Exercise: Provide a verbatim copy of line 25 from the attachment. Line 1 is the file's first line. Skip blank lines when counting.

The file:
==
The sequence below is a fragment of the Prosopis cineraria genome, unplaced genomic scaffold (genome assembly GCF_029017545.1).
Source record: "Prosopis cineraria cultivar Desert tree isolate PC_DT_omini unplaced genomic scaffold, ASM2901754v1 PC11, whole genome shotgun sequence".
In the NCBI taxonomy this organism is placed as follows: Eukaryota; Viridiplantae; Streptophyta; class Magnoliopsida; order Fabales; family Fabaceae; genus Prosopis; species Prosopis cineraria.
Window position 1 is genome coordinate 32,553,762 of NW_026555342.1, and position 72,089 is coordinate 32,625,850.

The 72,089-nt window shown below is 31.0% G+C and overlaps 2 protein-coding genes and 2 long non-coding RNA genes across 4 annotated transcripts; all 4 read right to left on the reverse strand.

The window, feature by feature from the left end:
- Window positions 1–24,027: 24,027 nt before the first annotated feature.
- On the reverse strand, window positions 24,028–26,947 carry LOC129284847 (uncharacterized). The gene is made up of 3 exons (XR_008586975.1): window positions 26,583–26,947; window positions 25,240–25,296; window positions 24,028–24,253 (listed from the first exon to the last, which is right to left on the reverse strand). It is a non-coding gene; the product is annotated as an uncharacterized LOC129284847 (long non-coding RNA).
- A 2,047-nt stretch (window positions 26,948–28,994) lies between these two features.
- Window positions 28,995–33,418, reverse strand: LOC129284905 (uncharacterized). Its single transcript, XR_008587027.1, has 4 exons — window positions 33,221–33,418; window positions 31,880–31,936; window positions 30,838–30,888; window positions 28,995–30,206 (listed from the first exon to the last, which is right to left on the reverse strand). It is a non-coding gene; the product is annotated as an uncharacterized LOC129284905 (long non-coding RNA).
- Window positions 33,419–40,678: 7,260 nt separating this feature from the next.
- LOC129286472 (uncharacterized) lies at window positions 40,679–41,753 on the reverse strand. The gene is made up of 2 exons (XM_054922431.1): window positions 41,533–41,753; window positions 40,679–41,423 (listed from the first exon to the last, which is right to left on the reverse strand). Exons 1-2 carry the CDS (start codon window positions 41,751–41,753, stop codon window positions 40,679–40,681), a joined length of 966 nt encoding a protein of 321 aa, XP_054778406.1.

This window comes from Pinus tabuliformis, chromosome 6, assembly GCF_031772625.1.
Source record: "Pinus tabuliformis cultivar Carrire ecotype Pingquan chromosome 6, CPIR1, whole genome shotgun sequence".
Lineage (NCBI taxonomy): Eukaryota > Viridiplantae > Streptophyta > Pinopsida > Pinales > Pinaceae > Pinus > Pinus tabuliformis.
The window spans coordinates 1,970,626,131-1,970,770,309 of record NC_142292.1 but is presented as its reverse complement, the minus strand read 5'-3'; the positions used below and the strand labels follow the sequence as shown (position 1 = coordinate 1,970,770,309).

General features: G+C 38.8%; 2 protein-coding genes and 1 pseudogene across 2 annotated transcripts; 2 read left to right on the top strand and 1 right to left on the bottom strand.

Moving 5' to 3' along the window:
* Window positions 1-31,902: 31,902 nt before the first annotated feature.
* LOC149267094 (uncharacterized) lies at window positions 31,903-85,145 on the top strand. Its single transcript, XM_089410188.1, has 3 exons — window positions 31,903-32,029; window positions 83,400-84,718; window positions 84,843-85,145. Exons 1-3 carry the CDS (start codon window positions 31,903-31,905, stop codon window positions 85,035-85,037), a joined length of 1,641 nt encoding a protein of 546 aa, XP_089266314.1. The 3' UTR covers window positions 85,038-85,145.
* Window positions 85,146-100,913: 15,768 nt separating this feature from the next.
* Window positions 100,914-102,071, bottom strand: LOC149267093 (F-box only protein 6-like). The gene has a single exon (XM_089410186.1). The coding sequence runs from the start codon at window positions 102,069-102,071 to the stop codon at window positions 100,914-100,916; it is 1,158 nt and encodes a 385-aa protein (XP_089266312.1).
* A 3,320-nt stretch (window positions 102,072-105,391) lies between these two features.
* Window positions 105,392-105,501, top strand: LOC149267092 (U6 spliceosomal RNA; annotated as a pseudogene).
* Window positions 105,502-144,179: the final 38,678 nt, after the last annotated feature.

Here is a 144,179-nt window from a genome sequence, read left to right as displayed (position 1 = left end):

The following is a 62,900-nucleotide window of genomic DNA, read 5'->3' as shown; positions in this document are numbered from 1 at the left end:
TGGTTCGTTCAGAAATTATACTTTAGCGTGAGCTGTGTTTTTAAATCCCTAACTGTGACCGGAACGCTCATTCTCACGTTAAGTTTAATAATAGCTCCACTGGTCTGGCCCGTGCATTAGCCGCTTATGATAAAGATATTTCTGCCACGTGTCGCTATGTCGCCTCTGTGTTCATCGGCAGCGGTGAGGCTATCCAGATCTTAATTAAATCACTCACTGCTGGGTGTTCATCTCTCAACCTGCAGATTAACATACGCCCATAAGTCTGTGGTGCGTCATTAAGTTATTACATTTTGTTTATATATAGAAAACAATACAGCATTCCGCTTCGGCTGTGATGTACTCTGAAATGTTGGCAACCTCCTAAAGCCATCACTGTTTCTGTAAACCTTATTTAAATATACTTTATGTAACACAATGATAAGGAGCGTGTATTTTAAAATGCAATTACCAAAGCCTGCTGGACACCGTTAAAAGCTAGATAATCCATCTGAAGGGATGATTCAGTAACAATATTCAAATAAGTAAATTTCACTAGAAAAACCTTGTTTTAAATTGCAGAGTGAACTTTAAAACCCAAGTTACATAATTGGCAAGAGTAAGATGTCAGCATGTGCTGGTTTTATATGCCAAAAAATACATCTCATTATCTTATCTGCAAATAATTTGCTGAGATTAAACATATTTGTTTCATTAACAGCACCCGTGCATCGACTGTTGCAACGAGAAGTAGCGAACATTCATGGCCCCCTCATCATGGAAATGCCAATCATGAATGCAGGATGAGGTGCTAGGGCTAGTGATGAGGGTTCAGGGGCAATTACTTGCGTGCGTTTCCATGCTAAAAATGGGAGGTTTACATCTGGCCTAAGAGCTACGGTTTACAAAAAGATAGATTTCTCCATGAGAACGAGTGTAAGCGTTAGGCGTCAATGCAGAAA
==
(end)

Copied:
* Window positions 105,502-144,179: the final 38,678 nt, after the last annotated feature.